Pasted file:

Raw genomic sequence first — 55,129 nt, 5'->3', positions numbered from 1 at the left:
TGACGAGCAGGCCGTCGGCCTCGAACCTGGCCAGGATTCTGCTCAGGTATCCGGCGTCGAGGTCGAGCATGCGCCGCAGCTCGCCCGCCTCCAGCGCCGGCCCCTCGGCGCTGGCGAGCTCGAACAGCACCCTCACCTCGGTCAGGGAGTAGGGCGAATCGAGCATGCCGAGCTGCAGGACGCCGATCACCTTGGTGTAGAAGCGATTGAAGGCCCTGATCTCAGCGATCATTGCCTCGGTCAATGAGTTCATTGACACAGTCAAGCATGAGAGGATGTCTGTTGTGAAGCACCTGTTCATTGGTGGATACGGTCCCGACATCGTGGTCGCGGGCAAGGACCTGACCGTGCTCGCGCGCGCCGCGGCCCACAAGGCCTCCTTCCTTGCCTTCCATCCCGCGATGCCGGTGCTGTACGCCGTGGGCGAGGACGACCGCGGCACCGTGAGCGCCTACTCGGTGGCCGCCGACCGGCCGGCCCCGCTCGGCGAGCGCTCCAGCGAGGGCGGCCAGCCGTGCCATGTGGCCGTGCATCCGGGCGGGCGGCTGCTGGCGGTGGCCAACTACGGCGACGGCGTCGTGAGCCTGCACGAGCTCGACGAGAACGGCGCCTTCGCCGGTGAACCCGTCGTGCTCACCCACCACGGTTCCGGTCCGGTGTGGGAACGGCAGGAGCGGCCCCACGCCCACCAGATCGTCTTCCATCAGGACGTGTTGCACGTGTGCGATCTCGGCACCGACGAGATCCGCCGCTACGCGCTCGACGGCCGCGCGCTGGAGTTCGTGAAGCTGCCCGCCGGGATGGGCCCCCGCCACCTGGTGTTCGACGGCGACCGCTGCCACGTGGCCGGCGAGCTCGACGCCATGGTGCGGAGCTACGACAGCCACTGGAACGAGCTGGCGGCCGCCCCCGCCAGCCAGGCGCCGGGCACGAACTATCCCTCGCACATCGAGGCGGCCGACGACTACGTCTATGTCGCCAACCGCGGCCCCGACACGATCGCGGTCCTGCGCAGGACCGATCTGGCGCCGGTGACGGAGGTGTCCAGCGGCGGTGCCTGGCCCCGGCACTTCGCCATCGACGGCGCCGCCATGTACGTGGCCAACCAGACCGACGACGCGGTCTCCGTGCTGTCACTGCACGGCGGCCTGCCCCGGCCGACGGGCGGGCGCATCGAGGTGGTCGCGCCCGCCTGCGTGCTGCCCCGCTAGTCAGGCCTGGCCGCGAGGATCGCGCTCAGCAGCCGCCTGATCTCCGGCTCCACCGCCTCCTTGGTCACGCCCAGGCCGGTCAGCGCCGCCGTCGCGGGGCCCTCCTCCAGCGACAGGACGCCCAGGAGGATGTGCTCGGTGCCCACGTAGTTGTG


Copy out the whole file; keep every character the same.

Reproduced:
Raw genomic sequence first — 55,129 nt, 5'->3', positions numbered from 1 at the left:
TGACGAGCAGGCCGTCGGCCTCGAACCTGGCCAGGATTCTGCTCAGGTATCCGGCGTCGAGGTCGAGCATGCGCCGCAGCTCGCCCGCCTCCAGCGCCGGCCCCTCGGCGCTGGCGAGCTCGAACAGCACCCTCACCTCGGTCAGGGAGTAGGGCGAATCGAGCATGCCGAGCTGCAGGACGCCGATCACCTTGGTGTAGAAGCGATTGAAGGCCCTGATCTCAGCGATCATTGCCTCGGTCAATGAGTTCATTGACACAGTCAAGCATGAGAGGATGTCTGTTGTGAAGCACCTGTTCATTGGTGGATACGGTCCCGACATCGTGGTCGCGGGCAAGGACCTGACCGTGCTCGCGCGCGCCGCGGCCCACAAGGCCTCCTTCCTTGCCTTCCATCCCGCGATGCCGGTGCTGTACGCCGTGGGCGAGGACGACCGCGGCACCGTGAGCGCCTACTCGGTGGCCGCCGACCGGCCGGCCCCGCTCGGCGAGCGCTCCAGCGAGGGCGGCCAGCCGTGCCATGTGGCCGTGCATCCGGGCGGGCGGCTGCTGGCGGTGGCCAACTACGGCGACGGCGTCGTGAGCCTGCACGAGCTCGACGAGAACGGCGCCTTCGCCGGTGAACCCGTCGTGCTCACCCACCACGGTTCCGGTCCGGTGTGGGAACGGCAGGAGCGGCCCCACGCCCACCAGATCGTCTTCCATCAGGACGTGTTGCACGTGTGCGATCTCGGCACCGACGAGATCCGCCGCTACGCGCTCGACGGCCGCGCGCTGGAGTTCGTGAAGCTGCCCGCCGGGATGGGCCCCCGCCACCTGGTGTTCGACGGCGACCGCTGCCACGTGGCCGGCGAGCTCGACGCCATGGTGCGGAGCTACGACAGCCACTGGAACGAGCTGGCGGCCGCCCCCGCCAGCCAGGCGCCGGGCACGAACTATCCCTCGCACATCGAGGCGGCCGACGACTACGTCTATGTCGCCAACCGCGGCCCCGACACGATCGCGGTCCTGCGCAGGACCGATCTGGCGCCGGTGACGGAGGTGTCCAGCGGCGGTGCCTGGCCCCGGCACTTCGCCATCGACGGCGCCGCCATGTACGTGGCCAACCAGACCGACGACGCGGTCTCCGTGCTGTCACTGCACGGCGGCCTGCCCCGGCCGACGGGCGGGCGCATCGAGGTGGTCGCGCCCGCCTGCGTGCTGCCCCGCTAGTCAGGCCTGGCCGCGAGGATCGCGCTCAGCAGCCGCCTGATCTCCGGCTCCACCGCCTCCTTGGTCACGCCCAGGCCGGTCAGCGCCGCCGTCGCGGGGCCCTCCTCCAGCGACAGGACGCCCAGGAGGATGTGCTCGGTGCCCACGTAGTTGTG